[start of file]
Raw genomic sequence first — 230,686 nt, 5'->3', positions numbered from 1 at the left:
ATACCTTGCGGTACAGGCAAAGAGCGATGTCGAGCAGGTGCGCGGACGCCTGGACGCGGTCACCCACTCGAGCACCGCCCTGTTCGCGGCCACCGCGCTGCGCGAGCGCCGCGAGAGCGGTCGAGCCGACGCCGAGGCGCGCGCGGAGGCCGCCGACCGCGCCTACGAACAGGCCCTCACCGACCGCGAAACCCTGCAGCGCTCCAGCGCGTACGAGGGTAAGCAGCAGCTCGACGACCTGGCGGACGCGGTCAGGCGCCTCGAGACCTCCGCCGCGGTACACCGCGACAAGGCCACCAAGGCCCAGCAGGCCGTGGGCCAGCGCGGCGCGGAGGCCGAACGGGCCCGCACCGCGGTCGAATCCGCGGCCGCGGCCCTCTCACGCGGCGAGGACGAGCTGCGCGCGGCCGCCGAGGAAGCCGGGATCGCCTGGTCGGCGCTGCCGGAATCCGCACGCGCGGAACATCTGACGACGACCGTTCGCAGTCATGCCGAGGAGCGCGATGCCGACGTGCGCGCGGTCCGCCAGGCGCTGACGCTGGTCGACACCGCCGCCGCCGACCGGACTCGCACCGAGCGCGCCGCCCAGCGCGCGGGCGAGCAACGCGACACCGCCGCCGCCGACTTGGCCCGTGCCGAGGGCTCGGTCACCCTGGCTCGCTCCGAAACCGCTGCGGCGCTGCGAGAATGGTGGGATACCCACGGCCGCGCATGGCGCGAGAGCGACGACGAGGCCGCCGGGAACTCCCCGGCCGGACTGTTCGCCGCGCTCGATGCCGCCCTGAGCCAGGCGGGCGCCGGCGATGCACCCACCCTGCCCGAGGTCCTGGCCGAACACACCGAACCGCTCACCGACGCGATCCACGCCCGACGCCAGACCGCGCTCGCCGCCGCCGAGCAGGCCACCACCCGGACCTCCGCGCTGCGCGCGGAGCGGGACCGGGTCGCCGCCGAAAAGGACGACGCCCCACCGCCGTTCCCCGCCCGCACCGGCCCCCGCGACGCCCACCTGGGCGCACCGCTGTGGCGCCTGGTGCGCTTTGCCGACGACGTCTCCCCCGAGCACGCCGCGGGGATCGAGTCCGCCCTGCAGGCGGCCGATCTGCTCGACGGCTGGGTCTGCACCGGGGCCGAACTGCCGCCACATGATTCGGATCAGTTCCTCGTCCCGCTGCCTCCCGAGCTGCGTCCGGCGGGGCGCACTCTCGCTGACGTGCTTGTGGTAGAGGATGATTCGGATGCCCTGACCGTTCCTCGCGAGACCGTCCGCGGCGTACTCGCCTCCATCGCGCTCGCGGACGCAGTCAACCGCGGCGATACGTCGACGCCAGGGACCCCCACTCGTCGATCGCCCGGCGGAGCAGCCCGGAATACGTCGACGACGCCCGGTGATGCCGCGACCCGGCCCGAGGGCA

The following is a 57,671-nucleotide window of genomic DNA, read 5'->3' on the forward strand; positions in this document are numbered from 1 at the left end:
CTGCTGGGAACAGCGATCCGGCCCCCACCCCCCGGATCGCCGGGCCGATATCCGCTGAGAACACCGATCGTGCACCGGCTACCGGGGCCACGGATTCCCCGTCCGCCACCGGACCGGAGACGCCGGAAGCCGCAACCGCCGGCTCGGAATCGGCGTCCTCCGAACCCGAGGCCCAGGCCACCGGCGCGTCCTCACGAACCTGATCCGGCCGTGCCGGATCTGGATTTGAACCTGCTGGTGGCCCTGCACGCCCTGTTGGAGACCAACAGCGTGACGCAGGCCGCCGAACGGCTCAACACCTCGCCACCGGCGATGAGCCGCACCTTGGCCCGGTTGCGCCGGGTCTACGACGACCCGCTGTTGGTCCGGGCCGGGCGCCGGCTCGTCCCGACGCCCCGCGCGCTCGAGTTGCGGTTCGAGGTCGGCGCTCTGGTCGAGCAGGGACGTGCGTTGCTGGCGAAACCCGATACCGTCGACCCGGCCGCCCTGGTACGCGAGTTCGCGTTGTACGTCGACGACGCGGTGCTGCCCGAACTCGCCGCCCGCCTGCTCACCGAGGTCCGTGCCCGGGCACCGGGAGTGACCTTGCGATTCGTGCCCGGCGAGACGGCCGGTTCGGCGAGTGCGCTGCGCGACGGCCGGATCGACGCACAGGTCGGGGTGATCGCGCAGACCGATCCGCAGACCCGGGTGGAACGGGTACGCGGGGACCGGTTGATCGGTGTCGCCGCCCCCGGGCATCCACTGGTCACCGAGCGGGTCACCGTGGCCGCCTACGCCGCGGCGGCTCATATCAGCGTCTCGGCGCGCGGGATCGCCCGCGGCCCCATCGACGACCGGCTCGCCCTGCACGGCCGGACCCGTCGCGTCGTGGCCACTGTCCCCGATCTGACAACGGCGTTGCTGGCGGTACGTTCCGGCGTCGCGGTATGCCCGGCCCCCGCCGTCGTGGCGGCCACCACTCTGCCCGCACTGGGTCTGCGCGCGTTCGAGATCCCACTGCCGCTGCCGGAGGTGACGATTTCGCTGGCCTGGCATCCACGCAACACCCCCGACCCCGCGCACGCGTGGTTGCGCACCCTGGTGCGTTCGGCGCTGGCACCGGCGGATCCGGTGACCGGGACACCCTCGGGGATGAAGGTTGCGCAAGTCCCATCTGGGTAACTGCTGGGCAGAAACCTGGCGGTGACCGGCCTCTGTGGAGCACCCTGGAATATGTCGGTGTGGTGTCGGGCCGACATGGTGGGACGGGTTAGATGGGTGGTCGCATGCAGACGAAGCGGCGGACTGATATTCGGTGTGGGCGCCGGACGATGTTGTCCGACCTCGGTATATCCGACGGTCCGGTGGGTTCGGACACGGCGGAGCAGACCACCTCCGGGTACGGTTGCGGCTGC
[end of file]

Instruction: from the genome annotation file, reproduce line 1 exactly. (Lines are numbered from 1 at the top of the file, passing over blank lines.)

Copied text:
Raw genomic sequence first — 230,686 nt, 5'->3', positions numbered from 1 at the left: